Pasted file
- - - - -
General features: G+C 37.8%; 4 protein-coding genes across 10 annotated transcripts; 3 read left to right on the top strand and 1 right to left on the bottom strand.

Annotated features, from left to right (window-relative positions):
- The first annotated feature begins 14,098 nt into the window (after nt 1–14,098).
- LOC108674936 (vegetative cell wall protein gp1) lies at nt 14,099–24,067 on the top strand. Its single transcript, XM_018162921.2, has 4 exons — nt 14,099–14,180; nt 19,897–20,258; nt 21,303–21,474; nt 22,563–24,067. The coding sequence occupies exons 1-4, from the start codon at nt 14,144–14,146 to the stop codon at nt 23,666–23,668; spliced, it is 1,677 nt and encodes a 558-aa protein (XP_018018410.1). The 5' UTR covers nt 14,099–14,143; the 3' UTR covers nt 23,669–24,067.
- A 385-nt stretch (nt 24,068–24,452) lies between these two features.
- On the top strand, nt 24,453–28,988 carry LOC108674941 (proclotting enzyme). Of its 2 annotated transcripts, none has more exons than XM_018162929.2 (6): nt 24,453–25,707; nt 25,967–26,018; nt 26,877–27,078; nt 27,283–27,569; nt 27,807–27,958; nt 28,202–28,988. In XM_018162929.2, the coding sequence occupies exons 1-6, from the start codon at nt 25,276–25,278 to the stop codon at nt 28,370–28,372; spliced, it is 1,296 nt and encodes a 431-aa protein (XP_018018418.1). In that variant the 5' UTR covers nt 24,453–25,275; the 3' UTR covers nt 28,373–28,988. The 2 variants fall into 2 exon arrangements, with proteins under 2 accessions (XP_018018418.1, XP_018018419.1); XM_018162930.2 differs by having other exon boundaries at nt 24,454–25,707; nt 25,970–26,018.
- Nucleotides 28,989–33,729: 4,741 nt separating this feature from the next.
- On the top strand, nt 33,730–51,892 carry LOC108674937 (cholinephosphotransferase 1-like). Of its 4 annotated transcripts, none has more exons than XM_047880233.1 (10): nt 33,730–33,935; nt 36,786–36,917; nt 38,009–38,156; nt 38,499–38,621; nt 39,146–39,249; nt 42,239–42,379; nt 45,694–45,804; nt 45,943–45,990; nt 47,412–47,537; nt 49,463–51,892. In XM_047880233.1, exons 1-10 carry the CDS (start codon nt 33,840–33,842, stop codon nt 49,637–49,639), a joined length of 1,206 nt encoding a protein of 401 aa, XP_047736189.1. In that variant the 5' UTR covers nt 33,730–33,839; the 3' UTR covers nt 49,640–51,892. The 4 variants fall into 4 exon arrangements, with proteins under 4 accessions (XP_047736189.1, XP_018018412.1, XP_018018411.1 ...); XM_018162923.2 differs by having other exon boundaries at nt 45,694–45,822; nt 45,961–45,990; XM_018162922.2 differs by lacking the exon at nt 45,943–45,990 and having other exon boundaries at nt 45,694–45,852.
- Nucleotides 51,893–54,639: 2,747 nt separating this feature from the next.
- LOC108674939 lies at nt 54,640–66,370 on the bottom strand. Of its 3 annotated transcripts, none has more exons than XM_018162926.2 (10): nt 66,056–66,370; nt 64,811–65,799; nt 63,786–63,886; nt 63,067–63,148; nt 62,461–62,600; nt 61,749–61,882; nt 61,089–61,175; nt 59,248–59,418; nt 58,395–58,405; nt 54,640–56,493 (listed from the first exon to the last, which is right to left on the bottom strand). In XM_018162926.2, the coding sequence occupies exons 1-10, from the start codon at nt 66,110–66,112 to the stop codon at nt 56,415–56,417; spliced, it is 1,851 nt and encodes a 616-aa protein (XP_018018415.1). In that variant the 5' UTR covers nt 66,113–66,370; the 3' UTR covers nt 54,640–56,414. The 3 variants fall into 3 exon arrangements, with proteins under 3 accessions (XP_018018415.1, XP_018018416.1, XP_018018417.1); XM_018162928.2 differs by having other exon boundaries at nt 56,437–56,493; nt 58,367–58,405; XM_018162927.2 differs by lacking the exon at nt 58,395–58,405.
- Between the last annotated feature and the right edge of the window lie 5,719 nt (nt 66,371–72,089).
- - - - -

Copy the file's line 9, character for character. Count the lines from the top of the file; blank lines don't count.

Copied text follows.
- Nucleotides 51,893–54,639: 2,747 nt separating this feature from the next.